Marches and demonstrations attract a certain amount of publicity but also attract counter-demonstrations and an institutionally hostile media use the atmosphere of conflict to convey an image of nationalism that is electorally unhelpful. The 1970s saw a great many nationalist marches and demonstrations, but they never saw the election of more than a couple of nationalist councillors.
The election of just a single nationalist councillor, to a seat they have not previously held, could begin a revival of the fortunes of nationalism similar to what we saw from 2002 onward, though developing much more rapidly and on a much larger scale.
A victory at borough or district council level, other things being equal, will lead to an increase in party membership and more importantly, further victories. A nationalist party built upon more solid democratic foundations than in the past, its leadership team directly elected at an AGM and not by postal ballot, for obvious reasons, will then be able to progress to further victories at parliamentary level.
The lack of sound democratic foundations in the past largely explains the failure of nationalism to make better progress. Free speech, including the right both publicly and privately to criticize the leadership of the party without fear of victimization, is essential. As nationalists we rightly protest against the erosion of free speech by government. To be consistent we should set a good example by defending free speech within our own party.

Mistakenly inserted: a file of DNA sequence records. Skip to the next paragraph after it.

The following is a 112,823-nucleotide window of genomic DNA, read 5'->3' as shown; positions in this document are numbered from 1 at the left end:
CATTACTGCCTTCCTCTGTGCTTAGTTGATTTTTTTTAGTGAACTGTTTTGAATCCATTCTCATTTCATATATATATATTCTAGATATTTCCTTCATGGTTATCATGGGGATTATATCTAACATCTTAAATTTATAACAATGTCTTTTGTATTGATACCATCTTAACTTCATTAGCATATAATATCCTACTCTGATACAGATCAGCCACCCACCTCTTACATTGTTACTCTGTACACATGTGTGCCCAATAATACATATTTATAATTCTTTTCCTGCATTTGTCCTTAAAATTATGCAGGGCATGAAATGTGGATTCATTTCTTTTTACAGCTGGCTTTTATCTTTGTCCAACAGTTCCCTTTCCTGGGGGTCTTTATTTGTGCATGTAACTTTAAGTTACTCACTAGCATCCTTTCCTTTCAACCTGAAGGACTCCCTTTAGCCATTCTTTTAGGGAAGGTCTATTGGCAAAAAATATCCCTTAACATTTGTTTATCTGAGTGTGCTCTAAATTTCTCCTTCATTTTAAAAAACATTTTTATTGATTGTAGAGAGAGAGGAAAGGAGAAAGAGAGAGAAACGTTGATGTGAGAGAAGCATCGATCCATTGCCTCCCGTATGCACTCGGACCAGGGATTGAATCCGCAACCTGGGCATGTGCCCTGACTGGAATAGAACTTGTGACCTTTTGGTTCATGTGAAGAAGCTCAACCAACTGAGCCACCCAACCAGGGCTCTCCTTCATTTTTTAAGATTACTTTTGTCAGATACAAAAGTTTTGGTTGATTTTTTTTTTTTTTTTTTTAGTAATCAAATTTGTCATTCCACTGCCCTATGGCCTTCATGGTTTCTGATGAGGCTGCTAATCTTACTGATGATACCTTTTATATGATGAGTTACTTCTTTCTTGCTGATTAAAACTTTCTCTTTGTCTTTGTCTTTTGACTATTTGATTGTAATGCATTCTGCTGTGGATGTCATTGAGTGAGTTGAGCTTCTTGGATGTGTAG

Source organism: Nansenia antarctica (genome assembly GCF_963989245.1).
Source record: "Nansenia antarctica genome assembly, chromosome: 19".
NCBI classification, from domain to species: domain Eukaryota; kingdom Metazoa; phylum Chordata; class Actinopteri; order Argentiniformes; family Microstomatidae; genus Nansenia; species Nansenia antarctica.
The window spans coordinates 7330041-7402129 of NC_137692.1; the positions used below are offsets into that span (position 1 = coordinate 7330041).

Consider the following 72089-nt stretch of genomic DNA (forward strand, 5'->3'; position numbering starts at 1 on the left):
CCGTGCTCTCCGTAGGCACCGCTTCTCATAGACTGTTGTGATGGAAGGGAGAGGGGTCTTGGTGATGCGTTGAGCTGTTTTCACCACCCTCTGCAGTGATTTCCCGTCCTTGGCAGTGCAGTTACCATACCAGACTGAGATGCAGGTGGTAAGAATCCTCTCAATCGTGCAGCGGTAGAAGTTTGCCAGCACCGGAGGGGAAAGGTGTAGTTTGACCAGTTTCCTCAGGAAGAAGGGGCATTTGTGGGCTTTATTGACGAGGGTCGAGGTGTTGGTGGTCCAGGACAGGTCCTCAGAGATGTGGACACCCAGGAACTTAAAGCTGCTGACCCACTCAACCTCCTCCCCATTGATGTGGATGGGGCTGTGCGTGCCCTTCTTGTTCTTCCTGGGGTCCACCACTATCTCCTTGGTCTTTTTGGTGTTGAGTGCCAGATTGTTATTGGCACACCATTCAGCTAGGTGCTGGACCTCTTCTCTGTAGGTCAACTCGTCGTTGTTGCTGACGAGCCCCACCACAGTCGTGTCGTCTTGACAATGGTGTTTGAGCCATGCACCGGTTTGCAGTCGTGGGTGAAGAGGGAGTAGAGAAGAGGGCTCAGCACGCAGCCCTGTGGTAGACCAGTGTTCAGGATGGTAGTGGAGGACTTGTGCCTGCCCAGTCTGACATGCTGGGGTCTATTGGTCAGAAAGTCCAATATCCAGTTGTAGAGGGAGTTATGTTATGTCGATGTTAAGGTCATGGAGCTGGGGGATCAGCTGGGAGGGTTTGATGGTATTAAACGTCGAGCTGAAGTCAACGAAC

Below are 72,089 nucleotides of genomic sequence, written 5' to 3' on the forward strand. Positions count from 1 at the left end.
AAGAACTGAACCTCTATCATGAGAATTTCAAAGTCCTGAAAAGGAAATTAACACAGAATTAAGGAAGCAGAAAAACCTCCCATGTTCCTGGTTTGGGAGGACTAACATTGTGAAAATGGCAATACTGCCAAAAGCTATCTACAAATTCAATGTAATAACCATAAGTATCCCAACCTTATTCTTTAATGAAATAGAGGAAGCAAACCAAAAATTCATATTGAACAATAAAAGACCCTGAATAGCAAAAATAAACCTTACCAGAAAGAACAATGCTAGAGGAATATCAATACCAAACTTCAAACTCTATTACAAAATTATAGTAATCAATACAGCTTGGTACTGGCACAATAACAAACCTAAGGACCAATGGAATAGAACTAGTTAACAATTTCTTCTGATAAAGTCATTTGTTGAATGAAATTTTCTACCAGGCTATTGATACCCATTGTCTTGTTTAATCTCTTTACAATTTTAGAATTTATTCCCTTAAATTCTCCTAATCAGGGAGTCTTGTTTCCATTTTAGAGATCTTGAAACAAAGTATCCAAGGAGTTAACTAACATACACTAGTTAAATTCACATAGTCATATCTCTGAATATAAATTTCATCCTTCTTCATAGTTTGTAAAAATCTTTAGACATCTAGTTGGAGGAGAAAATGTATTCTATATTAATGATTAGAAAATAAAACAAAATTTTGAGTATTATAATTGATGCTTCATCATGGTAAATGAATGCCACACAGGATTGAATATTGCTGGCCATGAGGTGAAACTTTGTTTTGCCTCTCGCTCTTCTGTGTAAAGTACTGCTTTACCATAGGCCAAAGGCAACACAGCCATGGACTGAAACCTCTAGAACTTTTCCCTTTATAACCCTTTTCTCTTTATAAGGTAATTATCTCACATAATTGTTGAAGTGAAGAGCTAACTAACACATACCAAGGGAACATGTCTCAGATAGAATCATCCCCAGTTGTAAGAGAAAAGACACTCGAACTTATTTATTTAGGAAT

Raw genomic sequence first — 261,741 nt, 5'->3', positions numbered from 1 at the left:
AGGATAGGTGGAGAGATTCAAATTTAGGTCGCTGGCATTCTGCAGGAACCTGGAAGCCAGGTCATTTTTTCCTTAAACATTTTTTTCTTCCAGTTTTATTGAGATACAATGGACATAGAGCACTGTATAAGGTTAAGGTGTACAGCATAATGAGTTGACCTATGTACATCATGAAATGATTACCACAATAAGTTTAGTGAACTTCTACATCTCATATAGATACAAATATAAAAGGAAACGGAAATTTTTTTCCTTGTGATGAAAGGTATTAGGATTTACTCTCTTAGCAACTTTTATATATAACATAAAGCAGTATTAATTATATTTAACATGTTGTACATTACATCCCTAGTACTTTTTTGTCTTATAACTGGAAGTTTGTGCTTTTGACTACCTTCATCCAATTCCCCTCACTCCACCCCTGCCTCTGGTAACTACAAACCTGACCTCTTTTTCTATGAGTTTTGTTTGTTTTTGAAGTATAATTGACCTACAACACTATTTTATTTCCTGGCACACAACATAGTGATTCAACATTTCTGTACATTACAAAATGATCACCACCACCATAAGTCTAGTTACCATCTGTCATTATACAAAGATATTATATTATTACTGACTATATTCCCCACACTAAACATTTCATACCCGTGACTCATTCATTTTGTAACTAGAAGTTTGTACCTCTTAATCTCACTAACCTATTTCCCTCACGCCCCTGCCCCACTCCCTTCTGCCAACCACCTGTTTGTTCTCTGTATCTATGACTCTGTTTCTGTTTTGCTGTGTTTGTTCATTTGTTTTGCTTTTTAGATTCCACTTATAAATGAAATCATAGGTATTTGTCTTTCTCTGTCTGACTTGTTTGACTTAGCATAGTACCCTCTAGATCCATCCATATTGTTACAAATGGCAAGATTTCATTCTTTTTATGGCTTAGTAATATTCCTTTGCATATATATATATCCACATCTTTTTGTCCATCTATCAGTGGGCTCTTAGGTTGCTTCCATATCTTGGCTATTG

Nationalism must outgrow its immature culture of coup and purge, of intra-party faction fights, of suspension and expulsion, if we are to win the confidence of our people as a whole.
Many who, in the past, considered joining a nationalist party must have been put off by such a spectacle of pettiness. Who would want to invest their time and money in something from which they could be unfairly excluded at the drop of a hat?
Those who live by the bureaucratic maneouvre die by the bureaucratic manoeuvre, as what goes around comes around. We should always remember that the public will take the way nationalists treat one another as an indication of the way we would behave in government.
Purges, often of the best and most active members, are an abuse of the disciplinary process, an abuse of power and inevitably weaken a party. This would be a cause of concern to any activists whose aim was to make their party a contender for government. On the other hand, those whose primary concern was to acquire or retain control of a party’s money, in order to misuse it to pay themselves wages, might well regard such blood-letting as being of little consequence.
Patria proposes that however big we become, there should be no party payroll, disputes over which have contributed in large measure to dissension within nationalism in the past. Instead, every member, including the leader and treasurer, would be a volunteer and give their time to the party on an unpaid basis.
Legitimate expenses would still be payable, but the principle should be that no officer should claim expenses from the party for doing something which a member does free of charge.
Were this principle of universal voluntary service to the party to be adopted more widely, it would be likely to deter some of the more unsavoury types that currently plague nationalism from seeking leading roles to which they are, in any case, wholly unsuited.
As nationalists and patriots our task is to support the party. We should not want the party to support us.
‘Few things are impossible in themselves; it is not so much the means we lack as perseverance to make them succeed.’
We in Patria are resolved to build a nationalist Britain. Come join us in the work!